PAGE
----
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Liolaemus multiformis (COPE, 1875)

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Higher TaxaLiolaemidae, Iguania, Sauria, Squamata (lizards)
Common Names 
SynonymProctotretus multiformis COPE 1875: 178
Proctotretus multiformis — COPE 1878: 35
Liolaemus multiformis COPE 1876 (fide LAURENT 1992)
Liolaemus multiformis — BOULENGER 1885: 153
Liolaemus tropidonotus BOULENGER 1902: 397
Liolaemus multiformis multiformis — SHREVE 1941
Liolaemus multiformis — DONOSO-BARROS 1966: 517
Liolaemus tropidonotus — LANGSTROTH 2005
Liolaemus multiformis — LANGSTROTH 2021

from L. signifer (now = multiformis fide Lanstroth 2021)
Proctotretus signifer DUMÈRIL & BIBRON 1837: 288 (nomen dubium)
Proctotretus Signifer — DUMÉRIL, BIBRON & DUMÉRIL 1854: 269
Liolaemus signifer — DONOSO-BARROS 1966: 329
Liolaemus signifer — PETERS et al. 1970: 194
Liolaemus signifer — DIRKSEN & DE LA RIVA 1999
Liolaemus (Eulaemus) signifer — RAMIREZ LEYTON & PINCHEIRA-DONOSO 2005: 142
Liolaemus signifer — AGUILAR-PUNTRIANO et al. 2019 
DistributionW Bolivia, S Peru

Type locality: apparently not given; Burt and Burt (1931: 277) consider specimens from Juliaca, Puno, to be topotypical specimens of L. m. multiformis.  
TypesLectotype: ANSP 13064, designated by Laurent 1992; Syntypes, now paralectotypes: ANSP 13065, 11369-70, 13098, 13104
Holotype: MNHN-RA 6860 (for a history of this specimen see Langstroth 2021); Other specimens: MUSM, BYU, FMNH. Syntypes: (6) ANSP 13064-65, 11369-70, 13098, 13104 [signifer] 
DiagnosisLectotype description: a stout female measuring 74 mm SVL with rather smooth but strongly imbricate, phylloid dorsals (DSOT=74) and with a dark dorsal ground color and scattered lighter spots (one or two scales in size), without traces of dorsal blotches. Five of the six type specimens6 have rather large, imbricate, and keeled dorsal scales (DSOT 62–76), of which ANSP 11370 has exceptionally large, imbricate, and strongly keeled dorsals (DSOT= 62), not unlike the large male syntype of L. tropidonotus; ANSP 11369 represents the other extreme among the syntypes, with somewhat smaller (DSOT= 79), more triangular, smooth dorsals that are more similar to individuals from populations from the southern end of Lake Titicaca in Bolivia (e.g., specimens described as L lenzi, L. variabilis. or L. bolivianus) (Langstroth 2021: 122).

Remarks: Compared to the lizards described as Liolaemus multiformis, L. annectens, and L. pantherinus, the lizards from the southern shores of Lake Titicaca and the Altiplano of La Paz and Oruro, including the L. lenzi holotype, the L. bolivianus syntypes, and the L. variabilis syntypes, all recognized as L. multiformis or L. signifer in the literature of 1970s onwards, tend to have more numerous, smaller, and less imbricate dorsal scales. DSOT counts of L. multiformis (n=18), including the L. multiformis type series and MNHN-RA-0.6860, range from 62 to 89 (mean= 75.6, median= 76), while DSOT counts of Bolivian specimens (n= 27) assigned previously to either L. signifer or L. multiformis, including types of L. lenzi, L. variabilis, and L. bolivianus (but not including lizards corresponding to L. forsteri), range from 74 to 110 (mean= 89.7, median= 87). Langstroth 2021: 123 suggests that the lizards of the Bolivian Altiplano with generally smaller and more numerous dorsals, can be reliably distinguished morphologically from those identified by him as L. multiformis (based on Langstroth 2021).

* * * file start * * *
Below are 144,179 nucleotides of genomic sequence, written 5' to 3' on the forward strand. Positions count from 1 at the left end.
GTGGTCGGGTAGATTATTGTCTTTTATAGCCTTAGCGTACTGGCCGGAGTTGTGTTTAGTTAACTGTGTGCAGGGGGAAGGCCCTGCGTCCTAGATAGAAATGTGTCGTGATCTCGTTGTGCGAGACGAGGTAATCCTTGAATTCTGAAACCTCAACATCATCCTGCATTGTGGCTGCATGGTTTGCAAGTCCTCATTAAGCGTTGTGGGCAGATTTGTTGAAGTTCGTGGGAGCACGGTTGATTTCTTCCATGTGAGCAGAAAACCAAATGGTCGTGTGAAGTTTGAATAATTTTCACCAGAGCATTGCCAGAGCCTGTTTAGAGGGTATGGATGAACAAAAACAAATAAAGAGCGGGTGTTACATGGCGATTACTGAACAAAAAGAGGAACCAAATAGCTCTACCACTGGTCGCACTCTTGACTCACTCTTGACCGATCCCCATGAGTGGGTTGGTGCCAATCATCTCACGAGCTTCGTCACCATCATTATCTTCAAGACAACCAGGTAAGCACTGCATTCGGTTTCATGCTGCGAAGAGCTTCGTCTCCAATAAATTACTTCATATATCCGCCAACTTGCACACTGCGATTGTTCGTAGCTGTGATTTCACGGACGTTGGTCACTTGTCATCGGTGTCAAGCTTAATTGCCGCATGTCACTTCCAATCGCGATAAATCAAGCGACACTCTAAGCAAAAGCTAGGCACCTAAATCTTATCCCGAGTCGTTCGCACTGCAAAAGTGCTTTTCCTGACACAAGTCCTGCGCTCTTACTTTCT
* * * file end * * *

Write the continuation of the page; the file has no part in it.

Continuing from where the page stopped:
Boettger (1891) distinguished L. lenzi from L. multiformis based on the higher number of scales around midbody in the L. lenzi types (74–86 vs. 60 –70)7. Etheridge (in litt.) counted 72 scales around midbody and 87 paravertebrals on the L. lenzi holotype and did not mention any paratypes. My examination of the L. lenzi holotype (SMF 11110; Fig. 5) finds this specimen to have at least 92 DSOT and the dorsals to be juxtaposed to subimbricate, with very few scales showing development of keels. This evidence suggests that the L. lenzi holotype belongs to the southernmost Titicaca-Bolivian Altiplano population, not to L. multiformis. While Boettger (1891) made no specific mention of paratypes, he did describe the coloration of at least one juvenile in addition to that of the adult and gave a range of scales around midbody (74–86). Thus, Etheridge’s counts of 72 scales around midbody and 87 DSOT suggest that the L. lenzi holotype was at the lower end of Boettger’s scale counts and thus DSOT counts for the paratype(s) likely exceed 87–92 given the general positive correlation between scales around midbody and DSOT in the L. montanus group, which would only further support the separation of L. lenzi from L. multiformis based on scales around midbody and DSOT (Langstroth 2021: 123). 
CommentSynonymy: Langstroth 2021 revalidated L. multiformis and applied the name to a clade identified as Liolaemus signifer in Aguilar-Puntriano et al. (2018), with Liolaemus tropidonotus as a synonym. Donoso-Barros 1966 assigned the Liolaemus from the Antofagasta Region to L. m. multiformis, but Núñez and Fox (1989) identified these specimens as L. puritamensis. Veloso et al. (1982) reported L. multiformis from Pampa Chucuyo in the Arica y Parinacota Region, specimens that Laurent (1998) would later describe as L. pleopholis.

Distribution: see map in Langstroth 2021: 124 (Fig. 6). 
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  • Aguilar-Puntriano, César, César Ramírez , Ernesto Castillo, Alejandro Mendoza, Victor J. Vargas and Jack W. Sites, Jr. 2019. Three New Lizard Species of the Liolaemus montanus Group from Perú. Diversity 11(9): 161 - get paper here
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